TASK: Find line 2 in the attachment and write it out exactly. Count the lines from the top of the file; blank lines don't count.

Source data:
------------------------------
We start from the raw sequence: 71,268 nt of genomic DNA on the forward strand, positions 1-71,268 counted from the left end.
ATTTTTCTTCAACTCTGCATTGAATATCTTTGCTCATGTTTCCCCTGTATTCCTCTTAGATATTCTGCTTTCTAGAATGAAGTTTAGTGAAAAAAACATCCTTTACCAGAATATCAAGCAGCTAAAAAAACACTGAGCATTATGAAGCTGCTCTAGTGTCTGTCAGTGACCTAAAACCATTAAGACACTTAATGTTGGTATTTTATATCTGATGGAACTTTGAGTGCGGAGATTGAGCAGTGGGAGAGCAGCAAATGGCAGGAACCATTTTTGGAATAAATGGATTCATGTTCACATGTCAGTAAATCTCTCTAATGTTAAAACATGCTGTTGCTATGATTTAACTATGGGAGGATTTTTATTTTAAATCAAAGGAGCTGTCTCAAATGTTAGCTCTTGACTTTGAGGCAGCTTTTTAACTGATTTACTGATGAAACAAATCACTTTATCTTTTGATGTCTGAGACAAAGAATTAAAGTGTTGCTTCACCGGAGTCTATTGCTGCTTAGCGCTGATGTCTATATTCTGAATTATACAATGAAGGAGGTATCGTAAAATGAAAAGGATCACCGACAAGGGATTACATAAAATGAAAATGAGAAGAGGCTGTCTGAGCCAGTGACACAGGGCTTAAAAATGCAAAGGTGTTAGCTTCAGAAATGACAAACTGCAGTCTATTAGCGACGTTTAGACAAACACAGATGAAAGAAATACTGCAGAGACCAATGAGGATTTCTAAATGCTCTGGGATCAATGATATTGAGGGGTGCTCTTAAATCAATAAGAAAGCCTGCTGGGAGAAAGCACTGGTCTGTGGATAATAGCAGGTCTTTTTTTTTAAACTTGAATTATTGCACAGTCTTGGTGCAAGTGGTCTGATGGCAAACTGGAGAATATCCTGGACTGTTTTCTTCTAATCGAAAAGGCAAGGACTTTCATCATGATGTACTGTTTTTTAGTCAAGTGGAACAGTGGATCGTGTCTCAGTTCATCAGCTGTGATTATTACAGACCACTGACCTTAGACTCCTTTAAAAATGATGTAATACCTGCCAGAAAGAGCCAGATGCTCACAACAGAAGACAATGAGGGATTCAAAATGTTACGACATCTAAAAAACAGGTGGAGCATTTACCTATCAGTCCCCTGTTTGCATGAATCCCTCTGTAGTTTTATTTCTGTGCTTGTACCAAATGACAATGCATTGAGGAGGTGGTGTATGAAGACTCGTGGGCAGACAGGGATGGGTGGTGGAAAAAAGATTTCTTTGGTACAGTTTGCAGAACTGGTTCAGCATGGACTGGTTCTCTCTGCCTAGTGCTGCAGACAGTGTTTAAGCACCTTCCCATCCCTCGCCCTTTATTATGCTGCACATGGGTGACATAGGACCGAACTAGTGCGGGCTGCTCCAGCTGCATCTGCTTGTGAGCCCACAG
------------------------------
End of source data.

ATTTTTCTTCAACTCTGCATTGAATATCTTTGCTCATGTTTCCCCTGTATTCCTCTTAGATATTCTGCTTTCTAGAATGAAGTTTAGTGAAAAAAACATCCTTTACCAGAATATCAAGCAGCTAAAAAAACACTGAGCATTATGAAGCTGCTCTAGTGTCTGTCAGTGACCTAAAACCATTAAGACACTTAATGTTGGTATTTTATATCTGATGGAACTTTGAGTGCGGAGATTGAGCAGTGGGAGAGCAGCAAATGGCAGGAACCATTTTTGGAATAAATGGATTCATGTTCACATGTCAGTAAATCTCTCTAATGTTAAAACATGCTGTTGCTATGATTTAACTATGGGAGGATTTTTATTTTAAATCAAAGGAGCTGTCTCAAATGTTAGCTCTTGACTTTGAGGCAGCTTTTTAACTGATTTACTGATGAAACAAATCACTTTATCTTTTGATGTCTGAGACAAAGAATTAAAGTGTTGCTTCACCGGAGTCTATTGCTGCTTAGCGCTGATGTCTATATTCTGAATTATACAATGAAGGAGGTATCGTAAAATGAAAAGGATCACCGACAAGGGATTACATAAAATGAAAATGAGAAGAGGCTGTCTGAGCCAGTGACACAGGGCTTAAAAATGCAAAGGTGTTAGCTTCAGAAATGACAAACTGCAGTCTATTAGCGACGTTTAGACAAACACAGATGAAAGAAATACTGCAGAGACCAATGAGGATTTCTAAATGCTCTGGGATCAATGATATTGAGGGGTGCTCTTAAATCAATAAGAAAGCCTGCTGGGAGAAAGCACTGGTCTGTGGATAATAGCAGGTCTTTTTTTTTAAACTTGAATTATTGCACAGTCTTGGTGCAAGTGGTCTGATGGCAAACTGGAGAATATCCTGGACTGTTTTCTTCTAATCGAAAAGGCAAGGACTTTCATCATGATGTACTGTTTTTTAGTCAAGTGGAACAGTGGATCGTGTCTCAGTTCATCAGCTGTGATTATTACAGACCACTGACCTTAGACTCCTTTAAAAATGATGTAATACCTGCCAGAAAGAGCCAGATGCTCACAACAGAAGACAATGAGGGATTCAAAATGTTACGACATCTAAAAAACAGGTGGAGCATTTACCTATCAGTCCCCTGTTTGCATGAATCCCTCTGTAGTTTTATTTCTGTGCTTGTACCAAATGACAATGCATTGAGGAGGTGGTGTATGAAGACTCGTGGGCAGACAGGGATGGGTGGTGGAAAAAAGATTTCTTTGGTACAGTTTGCAGAACTGGTTCAGCATGGACTGGTTCTCTCTGCCTAGTGCTGCAGACAGTGTTTAAGCACCTTCCCATCCCTCGCCCTTTATTATGCTGCACATGGGTGACATAGGACCGAACTAGTGCGGGCTGCTCCAGCTGCATCTGCTTGTGAGCCCACAG